One of the underlying issues surrounding the End of Life Choice Bill is our relationship to death, and as such the debate offers the opportunity to explore our feelings about, and approach to, the reality of dying and the grief that accompanies it, says St Matthews parish priest Alister Hendery.
He stressed he was not taking a position on behalf of the Anglican Church or Christianity as a whole, rather making observations as an individual who had journeyed with those who were dying, and had studied extensively and written about death and dying and the complex issues it raised in the modern age.
"Regardless of our stance on euthanasia, this debate is a gift. Our mortality rate stands at precisely 100 per cent, yet we live in a death-denying society - this debate may take death out of the closet, and for that I'm grateful."
He noted how the words death and dying had been overtaken by euphemisms such as "passed", "passed away", "lost" and said this struggle to talk openly about death and look it in the eye had led to people coming to fear it, rather than accepting it as part of the natural journey that followed our birth.
"Why are we death-denying?
"Only a few generations ago, death normally occurred at home, with family members caring for the dying. This century 70 – 80 per cent of deaths happen beyond the home – and the process of dying is usually in the hands of the medical profession – what we call the medicalisation of death."
The problem with this medicalisation, he suggested, was that its primary focus was the avoidance of death.
"It's about either finding a cure or managing illness. Consequently, we sometimes die very slowly, sustained only by technology, and for some the last stage of life involves painful and invasive treatments.
"No wonder, after the death, families will talk of relief and release. No wonder an increasing number, including myself, have living wills, stipulating limits to medical intervention."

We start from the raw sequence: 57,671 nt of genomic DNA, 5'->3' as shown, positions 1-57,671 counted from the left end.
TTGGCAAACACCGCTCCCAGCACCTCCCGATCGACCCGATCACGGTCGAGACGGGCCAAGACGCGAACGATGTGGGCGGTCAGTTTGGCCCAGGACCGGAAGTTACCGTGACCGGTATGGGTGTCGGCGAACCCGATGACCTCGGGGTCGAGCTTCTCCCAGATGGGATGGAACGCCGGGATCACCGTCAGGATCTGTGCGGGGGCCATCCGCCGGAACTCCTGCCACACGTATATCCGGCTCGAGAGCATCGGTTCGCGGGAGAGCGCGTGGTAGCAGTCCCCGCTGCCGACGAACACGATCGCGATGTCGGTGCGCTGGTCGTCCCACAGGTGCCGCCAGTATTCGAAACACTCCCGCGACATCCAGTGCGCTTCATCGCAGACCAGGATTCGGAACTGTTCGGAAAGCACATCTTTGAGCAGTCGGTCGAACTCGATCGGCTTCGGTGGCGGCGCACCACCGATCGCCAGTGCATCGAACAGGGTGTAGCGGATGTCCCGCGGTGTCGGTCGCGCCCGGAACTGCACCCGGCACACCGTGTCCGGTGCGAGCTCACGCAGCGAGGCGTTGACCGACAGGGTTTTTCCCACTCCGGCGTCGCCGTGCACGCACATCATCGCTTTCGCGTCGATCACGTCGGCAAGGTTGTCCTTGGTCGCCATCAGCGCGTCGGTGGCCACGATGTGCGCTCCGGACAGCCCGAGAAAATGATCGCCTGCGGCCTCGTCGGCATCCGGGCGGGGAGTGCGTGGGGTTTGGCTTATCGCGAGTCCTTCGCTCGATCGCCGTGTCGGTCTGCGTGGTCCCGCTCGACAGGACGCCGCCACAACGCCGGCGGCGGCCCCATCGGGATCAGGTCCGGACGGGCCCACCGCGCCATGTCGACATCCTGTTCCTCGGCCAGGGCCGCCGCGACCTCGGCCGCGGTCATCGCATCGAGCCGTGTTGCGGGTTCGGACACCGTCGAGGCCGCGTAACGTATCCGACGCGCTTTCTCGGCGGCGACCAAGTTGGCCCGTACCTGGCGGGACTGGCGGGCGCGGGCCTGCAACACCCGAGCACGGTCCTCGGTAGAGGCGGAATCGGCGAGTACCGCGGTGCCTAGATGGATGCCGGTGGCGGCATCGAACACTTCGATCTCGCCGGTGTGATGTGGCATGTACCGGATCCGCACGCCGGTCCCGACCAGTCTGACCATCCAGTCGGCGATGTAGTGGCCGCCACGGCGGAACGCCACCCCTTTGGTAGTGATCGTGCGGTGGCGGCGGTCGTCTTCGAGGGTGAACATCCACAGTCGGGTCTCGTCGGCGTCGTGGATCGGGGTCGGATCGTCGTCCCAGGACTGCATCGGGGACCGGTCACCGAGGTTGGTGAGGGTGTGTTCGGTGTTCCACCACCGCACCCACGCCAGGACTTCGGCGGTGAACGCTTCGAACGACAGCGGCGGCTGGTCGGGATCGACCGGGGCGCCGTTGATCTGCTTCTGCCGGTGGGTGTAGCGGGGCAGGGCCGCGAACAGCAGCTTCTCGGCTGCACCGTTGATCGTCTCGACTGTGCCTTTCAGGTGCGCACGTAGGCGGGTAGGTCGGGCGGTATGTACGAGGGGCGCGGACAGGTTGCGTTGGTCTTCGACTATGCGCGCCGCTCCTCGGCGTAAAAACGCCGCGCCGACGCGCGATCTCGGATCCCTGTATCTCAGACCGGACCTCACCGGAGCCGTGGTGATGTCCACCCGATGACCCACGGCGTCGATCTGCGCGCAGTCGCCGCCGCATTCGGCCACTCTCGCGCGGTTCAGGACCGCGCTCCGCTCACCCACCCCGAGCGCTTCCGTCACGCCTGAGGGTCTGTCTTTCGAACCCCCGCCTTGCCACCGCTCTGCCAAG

He said that with advances in medical technology, our lives had been extended and so death was normally associated with old age.
"When death occurs for other reasons it shocks us. We think we've been cheated. That they are not infrequently described as 'tragedies', suggests that they are somehow outside the natural course of life. And yet, in the midst of life there is death."
Death and bereavement, loss and grief were part of life from the moment we left the womb, he said.
"When I sit with a person who is facing death, I'm not gazing in horror at one who is now in some alien territory. I'm with one with whom I share an experience.
"For that reason, these people have been some of my greatest teachers. As they face their mortality they show me what really matters in life.
"They also teach me that the most precious gift we can give to the dying and the bereaved is the gift of our presence – the willingness to hear their tough questions, without rushing in with neat answers and platitudes – to give them the freedom to openly talk about death."
"Death can be a bitter pill to swallow. But what we can do is to consider these questions long before we reach our deathbed. We need to see death as part of life, and prepare ourselves for our own death.
"Are we willing to learn again to live with the D words?"